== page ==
the cost of full auto

Discussion in 'NFA/Class 3 & FFL Discussion' started by willymax4, Oct 9, 2017.

  1. willymax4

    willymax4 New Member

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    can someone explain the cost difference between a semi auto and full auto weapon?
     
  2. jigs-n-fixture

    jigs-n-fixture Well-Known Member Lifetime Supporter

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    Roughly two orders of magnitude. Full auto is illegal to import or manufacture for the civilian market. So the few that are out there have been grandfathered in, and are selling for progressively higher prices, if they show up on the open market.
     
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  3. Chainfire

    Chainfire Well-Known Member Supporter

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    Supply and demand.
     
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  4. Dallas53

    Dallas53 Well-Known Member

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    as mentioned, supply and demand. as of after Sept. 1986 IIRC, if a fully auto firearm wasn't registered, it was no longer legal to sell to civilians. and afterwards, no new fully auto firearms could be made and sold to civilians as mentioned.

    so there are only a limited amount of them legal for civilian sales, so the prices tend to be very high. prices vary on fully auto firearms as well. from about $5000 to upwards of $40K depending on what FA firearm it is. some of the M16's can be bought for around $15K to $20K, while some of the Thompson SMG's from the 1920's and 1930's can be well over $30K and up.
     
  5. locutus

    locutus Well-Known Member Supporter

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    An AR-15 can be had for under $1,000.

    A legally registered M-16 in good condition will cost from $30,000 on up.
     
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  6. Chainfire

    Chainfire Well-Known Member Supporter

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    That helps keeping machine guns out of the hands of the riff-raff. There is a class III dealer that I speak with on occasion; his clients are mostly doctors, lawyers, bankers and accountants.....You know, the people who are stable enough to handle them.......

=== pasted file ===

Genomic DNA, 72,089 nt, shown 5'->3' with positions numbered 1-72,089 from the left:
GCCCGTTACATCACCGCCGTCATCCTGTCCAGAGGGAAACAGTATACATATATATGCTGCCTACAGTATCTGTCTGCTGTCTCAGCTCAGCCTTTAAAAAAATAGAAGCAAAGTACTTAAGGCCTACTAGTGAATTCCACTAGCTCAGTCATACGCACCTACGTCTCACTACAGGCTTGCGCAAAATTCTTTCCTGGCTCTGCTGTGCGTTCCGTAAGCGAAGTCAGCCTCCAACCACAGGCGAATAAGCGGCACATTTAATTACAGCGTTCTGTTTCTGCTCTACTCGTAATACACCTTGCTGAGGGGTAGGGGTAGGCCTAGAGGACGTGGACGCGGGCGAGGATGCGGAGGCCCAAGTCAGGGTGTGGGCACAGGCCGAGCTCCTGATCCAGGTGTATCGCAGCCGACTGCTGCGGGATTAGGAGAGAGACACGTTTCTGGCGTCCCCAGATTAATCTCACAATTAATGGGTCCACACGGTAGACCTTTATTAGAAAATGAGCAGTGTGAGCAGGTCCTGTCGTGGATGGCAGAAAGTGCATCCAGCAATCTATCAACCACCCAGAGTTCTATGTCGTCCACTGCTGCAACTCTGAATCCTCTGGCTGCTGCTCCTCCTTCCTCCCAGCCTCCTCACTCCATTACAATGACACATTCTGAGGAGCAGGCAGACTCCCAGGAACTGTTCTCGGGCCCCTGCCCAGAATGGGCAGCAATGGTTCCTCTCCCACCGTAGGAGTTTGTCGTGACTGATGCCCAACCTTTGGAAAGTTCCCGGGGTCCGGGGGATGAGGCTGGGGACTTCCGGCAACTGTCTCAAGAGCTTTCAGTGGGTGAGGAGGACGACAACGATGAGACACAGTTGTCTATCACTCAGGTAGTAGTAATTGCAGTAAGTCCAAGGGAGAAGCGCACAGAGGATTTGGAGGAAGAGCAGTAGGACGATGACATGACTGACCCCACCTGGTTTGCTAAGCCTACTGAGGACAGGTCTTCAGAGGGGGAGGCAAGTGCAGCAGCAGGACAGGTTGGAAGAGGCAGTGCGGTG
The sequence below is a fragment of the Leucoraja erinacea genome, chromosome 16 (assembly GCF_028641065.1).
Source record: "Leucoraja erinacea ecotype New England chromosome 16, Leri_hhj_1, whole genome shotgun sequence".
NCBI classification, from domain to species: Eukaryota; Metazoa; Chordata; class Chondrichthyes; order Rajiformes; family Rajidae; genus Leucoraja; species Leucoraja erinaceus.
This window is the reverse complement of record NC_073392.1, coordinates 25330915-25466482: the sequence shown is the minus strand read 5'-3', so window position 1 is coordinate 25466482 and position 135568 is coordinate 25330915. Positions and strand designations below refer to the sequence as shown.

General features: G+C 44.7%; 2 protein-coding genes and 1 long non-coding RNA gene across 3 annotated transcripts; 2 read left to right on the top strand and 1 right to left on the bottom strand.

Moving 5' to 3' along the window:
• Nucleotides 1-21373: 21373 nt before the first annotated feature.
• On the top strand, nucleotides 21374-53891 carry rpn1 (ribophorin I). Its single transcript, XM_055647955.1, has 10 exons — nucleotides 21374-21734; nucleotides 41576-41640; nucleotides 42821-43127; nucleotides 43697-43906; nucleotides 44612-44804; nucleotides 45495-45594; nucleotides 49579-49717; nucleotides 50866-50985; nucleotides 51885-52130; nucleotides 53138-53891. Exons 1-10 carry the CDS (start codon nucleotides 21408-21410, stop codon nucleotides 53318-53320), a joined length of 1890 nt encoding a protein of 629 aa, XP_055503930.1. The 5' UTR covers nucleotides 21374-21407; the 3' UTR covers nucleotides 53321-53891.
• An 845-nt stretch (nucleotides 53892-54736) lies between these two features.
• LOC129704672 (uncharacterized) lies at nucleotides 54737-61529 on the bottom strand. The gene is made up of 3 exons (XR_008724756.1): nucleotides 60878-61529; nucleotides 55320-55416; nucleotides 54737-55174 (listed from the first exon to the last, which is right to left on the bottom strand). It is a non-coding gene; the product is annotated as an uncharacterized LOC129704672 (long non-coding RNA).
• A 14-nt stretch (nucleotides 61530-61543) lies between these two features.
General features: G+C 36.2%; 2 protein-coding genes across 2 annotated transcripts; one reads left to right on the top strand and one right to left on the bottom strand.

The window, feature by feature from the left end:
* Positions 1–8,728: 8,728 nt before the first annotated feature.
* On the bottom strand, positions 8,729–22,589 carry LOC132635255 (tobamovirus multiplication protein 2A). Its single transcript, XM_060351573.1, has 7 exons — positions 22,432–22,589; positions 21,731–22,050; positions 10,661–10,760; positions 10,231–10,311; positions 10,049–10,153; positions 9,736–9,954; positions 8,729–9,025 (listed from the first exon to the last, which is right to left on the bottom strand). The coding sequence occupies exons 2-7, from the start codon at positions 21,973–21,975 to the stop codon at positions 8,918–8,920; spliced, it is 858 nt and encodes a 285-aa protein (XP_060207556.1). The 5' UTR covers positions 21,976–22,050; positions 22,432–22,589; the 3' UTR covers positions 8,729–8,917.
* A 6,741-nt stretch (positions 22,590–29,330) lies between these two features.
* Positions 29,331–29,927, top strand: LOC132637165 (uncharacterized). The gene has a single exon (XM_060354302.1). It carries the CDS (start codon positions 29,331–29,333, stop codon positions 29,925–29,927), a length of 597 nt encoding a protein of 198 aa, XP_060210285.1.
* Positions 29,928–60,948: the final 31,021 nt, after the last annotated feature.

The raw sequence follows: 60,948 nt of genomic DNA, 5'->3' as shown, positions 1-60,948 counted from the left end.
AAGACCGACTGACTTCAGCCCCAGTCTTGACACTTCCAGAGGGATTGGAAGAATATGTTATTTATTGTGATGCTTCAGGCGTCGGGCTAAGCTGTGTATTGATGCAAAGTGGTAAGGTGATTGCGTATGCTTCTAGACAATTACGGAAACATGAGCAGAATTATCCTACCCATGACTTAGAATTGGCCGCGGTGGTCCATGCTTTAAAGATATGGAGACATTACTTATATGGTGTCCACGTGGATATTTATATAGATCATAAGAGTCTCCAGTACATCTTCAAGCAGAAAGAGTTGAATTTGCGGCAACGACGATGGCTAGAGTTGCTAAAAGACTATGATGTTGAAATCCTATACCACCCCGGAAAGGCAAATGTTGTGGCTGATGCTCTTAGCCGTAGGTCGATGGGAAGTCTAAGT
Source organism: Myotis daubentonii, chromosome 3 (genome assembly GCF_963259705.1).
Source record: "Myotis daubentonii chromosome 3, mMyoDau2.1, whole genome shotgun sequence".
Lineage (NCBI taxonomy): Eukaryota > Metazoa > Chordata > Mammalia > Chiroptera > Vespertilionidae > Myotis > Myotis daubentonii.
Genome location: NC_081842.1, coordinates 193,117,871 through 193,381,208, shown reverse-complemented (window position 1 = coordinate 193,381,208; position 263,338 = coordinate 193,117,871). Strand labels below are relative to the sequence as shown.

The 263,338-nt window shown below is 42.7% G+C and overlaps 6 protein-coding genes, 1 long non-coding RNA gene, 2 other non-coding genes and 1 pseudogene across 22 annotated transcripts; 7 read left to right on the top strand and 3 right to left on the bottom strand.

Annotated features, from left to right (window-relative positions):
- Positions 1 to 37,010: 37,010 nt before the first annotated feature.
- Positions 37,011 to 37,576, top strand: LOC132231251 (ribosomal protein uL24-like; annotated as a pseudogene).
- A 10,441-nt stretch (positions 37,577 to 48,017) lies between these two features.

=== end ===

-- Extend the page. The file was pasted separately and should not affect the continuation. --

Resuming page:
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  7. c3shooter

    c3shooter Administrator Staff Member

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    As far as the COST of producing one, the COST of manufacturing an AR 15 and M 16 are within a few dollars of each other. However, as they said up there ^^^, the PRICE of a legal, transferable to a civilian full auto M 16 is roughly 15 times the COST of making one.

    The cutoff day was May 1986. Only the full auto guns registered by that date CAN be transferred to a private citizen. No new full autos can be sold to a private citizen. Since there is a finite number, price went up.
     
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  8. microadventure

    microadventure Active Member

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    the cost described above is if you do it right. if you do it wrong, ten years in the Federal pen, loss of voting and gun rights, and the acquisition of a skill set and experiences I would rather not have, thank you very much
     
  9. anm2_man

    anm2_man Member

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    I have to disagree in that there are many NFA purchaser's today that are not Doctors, Lawyers etc. I know a many NFA owners and their incomes have a great range. One guy that goes shooting with use all the time and has several FA NFA guns, works as a maintenance guy for semi-conductor plant. He makes most of his money in Overtime, and he does chalk it up and saves it and gets another one. It really depends on where you want to store your money. A lot of people look at as Safe place to put their $ vs the bank or stock market.
     
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  10. Chainfire

    Chainfire Well-Known Member Supporter